You Say Buffalo, I Say Bison.

By | Sep 25th, 2007 | Category: Uncategorized

Buffalo in the Badlands

After my last post, I’ve had a couple questions about the difference between buffalo and bison. It’s a fair question, since you’ll see (and hear) it both ways in South Dakota.

The easy answer? There is no difference. Or, if there is, it’s a bit like the difference between a water fountain and a bubbler. Of course, in that case, pretty much only Wisconsin-folk use ‘bubbler.’ When it comes to the big furry animals, you’ll get it both ways on a pretty even scale.

Biologists, ranchers, and a few others will say ‘bison.’ That’s the correct name for the hairy beast pictured above, at least from a scientific standpoint. The American bison, or Bison bison if you want to get taxonomic, is the official name for them.

Even though they’re not really buffalo at all, you’ll still hear a lot of people using that phrase (the Custer State Park Buffalo Roundup, for instance), or using the two names interchangeably. In fact, bison are not buffalo. Biologists say they’re distant relatives at best, with true buffalo inhabiting only Asia and Africa.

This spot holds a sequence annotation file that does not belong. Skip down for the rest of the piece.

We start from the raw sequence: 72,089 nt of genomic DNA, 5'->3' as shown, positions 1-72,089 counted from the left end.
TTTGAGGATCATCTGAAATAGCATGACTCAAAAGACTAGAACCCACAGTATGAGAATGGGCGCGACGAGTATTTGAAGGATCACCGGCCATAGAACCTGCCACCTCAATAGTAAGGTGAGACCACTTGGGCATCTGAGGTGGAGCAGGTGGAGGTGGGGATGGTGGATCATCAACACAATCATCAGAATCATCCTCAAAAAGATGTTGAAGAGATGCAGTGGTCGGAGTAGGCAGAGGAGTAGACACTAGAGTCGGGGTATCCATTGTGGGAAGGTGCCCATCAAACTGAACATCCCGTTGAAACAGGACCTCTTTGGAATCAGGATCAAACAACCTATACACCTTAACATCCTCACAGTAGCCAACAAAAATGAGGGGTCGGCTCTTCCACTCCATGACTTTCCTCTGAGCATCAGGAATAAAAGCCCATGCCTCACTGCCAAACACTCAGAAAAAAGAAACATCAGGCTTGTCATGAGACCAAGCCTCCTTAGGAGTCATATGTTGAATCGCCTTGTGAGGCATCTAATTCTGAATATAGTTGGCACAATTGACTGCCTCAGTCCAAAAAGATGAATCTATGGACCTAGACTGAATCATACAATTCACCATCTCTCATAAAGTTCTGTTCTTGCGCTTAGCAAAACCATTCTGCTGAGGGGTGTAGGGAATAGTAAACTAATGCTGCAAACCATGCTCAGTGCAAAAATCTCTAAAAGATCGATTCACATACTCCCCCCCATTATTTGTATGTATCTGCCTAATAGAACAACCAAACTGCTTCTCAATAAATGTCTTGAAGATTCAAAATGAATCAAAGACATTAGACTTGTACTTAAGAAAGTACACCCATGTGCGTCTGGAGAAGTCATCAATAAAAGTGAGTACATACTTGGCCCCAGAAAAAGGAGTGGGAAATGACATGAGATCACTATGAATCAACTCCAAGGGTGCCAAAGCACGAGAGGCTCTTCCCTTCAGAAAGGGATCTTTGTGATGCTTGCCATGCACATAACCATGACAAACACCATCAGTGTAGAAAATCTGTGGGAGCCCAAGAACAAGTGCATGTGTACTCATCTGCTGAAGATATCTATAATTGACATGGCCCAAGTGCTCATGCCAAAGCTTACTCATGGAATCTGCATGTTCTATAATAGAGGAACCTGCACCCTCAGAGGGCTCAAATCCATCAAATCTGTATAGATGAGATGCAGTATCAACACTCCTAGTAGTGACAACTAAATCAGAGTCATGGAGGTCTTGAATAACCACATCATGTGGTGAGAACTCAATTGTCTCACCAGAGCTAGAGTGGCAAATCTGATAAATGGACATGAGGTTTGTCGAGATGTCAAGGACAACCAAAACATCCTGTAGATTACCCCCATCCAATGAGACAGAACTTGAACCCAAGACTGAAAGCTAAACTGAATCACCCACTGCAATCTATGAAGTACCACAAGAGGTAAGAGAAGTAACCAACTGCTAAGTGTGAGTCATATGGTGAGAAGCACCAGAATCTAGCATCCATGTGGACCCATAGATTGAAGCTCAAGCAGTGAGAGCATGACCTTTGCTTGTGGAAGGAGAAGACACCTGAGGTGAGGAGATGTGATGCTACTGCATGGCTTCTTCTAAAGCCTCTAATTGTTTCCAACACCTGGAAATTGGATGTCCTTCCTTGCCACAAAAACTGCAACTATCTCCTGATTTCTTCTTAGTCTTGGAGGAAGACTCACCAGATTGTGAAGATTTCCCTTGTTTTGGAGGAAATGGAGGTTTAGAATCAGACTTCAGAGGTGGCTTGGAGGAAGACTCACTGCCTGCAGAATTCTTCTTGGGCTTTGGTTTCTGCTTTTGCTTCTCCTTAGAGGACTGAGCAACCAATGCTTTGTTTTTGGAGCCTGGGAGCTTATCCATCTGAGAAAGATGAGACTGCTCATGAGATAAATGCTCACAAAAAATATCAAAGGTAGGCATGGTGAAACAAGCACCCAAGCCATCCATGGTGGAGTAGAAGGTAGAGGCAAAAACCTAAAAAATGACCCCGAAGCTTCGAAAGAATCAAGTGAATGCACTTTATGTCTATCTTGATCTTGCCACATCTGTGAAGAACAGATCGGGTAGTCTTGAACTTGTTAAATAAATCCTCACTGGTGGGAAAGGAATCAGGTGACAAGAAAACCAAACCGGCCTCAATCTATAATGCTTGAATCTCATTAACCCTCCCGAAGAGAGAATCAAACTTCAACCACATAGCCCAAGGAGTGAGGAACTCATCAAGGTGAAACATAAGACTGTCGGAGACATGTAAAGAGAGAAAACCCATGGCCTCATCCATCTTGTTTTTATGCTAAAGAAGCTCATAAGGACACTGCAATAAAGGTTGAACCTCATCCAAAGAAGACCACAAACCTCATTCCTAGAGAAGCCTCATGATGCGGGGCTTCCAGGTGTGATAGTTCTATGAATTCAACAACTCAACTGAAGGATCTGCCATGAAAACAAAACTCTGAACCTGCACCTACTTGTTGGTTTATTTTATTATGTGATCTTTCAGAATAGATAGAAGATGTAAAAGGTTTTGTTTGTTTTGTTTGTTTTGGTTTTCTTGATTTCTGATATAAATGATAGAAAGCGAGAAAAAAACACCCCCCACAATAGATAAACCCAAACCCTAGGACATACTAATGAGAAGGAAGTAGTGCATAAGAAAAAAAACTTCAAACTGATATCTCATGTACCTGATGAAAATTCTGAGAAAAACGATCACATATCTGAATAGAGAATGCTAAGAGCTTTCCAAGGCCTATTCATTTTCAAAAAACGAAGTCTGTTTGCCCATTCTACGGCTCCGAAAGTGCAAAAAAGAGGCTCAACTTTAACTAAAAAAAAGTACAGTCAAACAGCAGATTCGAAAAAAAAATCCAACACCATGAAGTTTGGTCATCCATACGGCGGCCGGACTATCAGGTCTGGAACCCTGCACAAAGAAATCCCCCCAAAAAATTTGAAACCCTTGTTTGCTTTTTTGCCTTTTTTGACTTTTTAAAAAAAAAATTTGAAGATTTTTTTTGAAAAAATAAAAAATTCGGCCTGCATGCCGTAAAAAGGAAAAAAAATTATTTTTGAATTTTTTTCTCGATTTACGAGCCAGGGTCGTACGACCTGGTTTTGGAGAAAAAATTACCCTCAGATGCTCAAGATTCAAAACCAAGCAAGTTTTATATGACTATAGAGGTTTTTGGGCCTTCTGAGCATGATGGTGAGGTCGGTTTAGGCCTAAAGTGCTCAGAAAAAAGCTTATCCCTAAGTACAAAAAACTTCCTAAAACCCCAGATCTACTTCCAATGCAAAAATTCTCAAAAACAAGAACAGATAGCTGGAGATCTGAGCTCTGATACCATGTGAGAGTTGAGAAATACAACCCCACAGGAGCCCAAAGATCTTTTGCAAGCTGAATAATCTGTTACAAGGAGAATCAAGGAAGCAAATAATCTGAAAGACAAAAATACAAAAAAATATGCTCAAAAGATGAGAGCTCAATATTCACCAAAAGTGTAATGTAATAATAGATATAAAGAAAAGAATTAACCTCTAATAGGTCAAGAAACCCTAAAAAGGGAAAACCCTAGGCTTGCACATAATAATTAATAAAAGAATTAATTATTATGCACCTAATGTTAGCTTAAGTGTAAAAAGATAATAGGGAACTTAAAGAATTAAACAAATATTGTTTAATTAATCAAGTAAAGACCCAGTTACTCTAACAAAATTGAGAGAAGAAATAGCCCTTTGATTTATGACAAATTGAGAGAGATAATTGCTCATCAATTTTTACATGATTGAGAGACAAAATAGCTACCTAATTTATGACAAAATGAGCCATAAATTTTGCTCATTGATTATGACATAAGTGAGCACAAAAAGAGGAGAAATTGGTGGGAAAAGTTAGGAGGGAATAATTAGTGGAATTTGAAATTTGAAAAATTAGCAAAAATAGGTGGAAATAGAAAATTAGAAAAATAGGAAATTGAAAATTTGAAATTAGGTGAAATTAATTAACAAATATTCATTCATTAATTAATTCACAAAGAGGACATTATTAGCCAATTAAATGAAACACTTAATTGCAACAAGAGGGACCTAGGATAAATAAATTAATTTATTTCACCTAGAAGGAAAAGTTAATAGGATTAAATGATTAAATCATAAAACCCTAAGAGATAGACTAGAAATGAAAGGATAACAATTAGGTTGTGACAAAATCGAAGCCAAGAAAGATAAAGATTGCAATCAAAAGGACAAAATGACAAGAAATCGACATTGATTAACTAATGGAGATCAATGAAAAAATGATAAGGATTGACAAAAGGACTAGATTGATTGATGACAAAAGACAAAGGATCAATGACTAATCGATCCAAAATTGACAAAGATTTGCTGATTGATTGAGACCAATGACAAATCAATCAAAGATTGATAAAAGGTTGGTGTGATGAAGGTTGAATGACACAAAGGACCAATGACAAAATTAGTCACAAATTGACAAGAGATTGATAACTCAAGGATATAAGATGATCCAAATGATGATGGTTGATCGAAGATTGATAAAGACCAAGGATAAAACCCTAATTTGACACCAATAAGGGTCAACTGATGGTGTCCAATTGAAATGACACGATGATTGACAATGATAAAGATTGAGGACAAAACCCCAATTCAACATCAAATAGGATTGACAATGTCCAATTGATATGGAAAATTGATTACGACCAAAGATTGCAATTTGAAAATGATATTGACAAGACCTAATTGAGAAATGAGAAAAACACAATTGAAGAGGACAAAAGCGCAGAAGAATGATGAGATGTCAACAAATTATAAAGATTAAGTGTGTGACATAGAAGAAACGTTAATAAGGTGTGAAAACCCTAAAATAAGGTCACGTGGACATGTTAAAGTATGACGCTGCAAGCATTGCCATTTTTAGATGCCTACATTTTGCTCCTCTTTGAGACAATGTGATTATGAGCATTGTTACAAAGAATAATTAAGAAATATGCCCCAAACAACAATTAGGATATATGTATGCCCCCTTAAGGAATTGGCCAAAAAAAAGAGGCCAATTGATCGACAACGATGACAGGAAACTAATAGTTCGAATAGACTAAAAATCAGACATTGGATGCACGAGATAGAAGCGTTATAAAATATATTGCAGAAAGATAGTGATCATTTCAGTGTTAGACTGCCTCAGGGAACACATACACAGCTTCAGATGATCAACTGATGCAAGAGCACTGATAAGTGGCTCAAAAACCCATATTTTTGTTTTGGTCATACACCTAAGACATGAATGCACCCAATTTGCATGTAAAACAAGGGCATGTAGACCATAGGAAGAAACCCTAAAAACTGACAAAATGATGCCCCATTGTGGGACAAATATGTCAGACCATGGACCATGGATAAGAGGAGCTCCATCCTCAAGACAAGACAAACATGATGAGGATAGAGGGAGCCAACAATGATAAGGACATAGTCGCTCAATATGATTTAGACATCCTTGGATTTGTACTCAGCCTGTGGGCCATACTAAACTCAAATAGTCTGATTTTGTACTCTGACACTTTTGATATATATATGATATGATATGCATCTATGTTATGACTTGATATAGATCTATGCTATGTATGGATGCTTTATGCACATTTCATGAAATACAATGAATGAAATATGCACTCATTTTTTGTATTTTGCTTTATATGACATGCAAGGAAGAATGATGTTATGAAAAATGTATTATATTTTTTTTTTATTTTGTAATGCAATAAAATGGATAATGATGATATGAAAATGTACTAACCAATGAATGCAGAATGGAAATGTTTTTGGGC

But people have been using both terms for so long that it’s simply become part of the language. The only people who will correct you are stickler biologists. With everyone else, you’re probably safe.

About the Author

is a fifth-generation South Dakotan, grew up exploring the forested gulches of the Black Hills. While studying at Oxford University, Dustin discovered the amazing combination of student discounts and the European rail system, and set off to see the continent. Eleven countries, five trains, a Greek fishing boat and several pubs later, Dustin realized a deep affinity for travel. Although he’s journeyed across three continents since then, the Black Hills remain one of his favorite places to explore. Now a member of the Western Writers of America, Dustin has penned several travel guides on the Black Hills, Badlands, South Dakota, North Dakota, Montana and Wyoming for publishers including Fodor’s and Globe Pequot.

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